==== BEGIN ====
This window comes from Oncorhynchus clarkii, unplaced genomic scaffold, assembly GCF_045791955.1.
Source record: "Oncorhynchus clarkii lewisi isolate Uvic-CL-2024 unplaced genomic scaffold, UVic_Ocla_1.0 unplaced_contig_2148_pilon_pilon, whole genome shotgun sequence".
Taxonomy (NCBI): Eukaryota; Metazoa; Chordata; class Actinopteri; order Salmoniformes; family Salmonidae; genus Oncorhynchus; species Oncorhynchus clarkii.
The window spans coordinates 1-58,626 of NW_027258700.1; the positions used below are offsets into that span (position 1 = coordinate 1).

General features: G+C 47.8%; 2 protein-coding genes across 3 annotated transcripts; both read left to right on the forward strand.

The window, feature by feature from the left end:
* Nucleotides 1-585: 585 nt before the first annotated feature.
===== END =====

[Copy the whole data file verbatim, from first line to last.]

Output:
This window comes from Oncorhynchus clarkii, unplaced genomic scaffold, assembly GCF_045791955.1.
Source record: "Oncorhynchus clarkii lewisi isolate Uvic-CL-2024 unplaced genomic scaffold, UVic_Ocla_1.0 unplaced_contig_2148_pilon_pilon, whole genome shotgun sequence".
Taxonomy (NCBI): Eukaryota; Metazoa; Chordata; class Actinopteri; order Salmoniformes; family Salmonidae; genus Oncorhynchus; species Oncorhynchus clarkii.
The window spans coordinates 1-58,626 of NW_027258700.1; the positions used below are offsets into that span (position 1 = coordinate 1).

General features: G+C 47.8%; 2 protein-coding genes across 3 annotated transcripts; both read left to right on the forward strand.

The window, feature by feature from the left end:
* Nucleotides 1-585: 585 nt before the first annotated feature.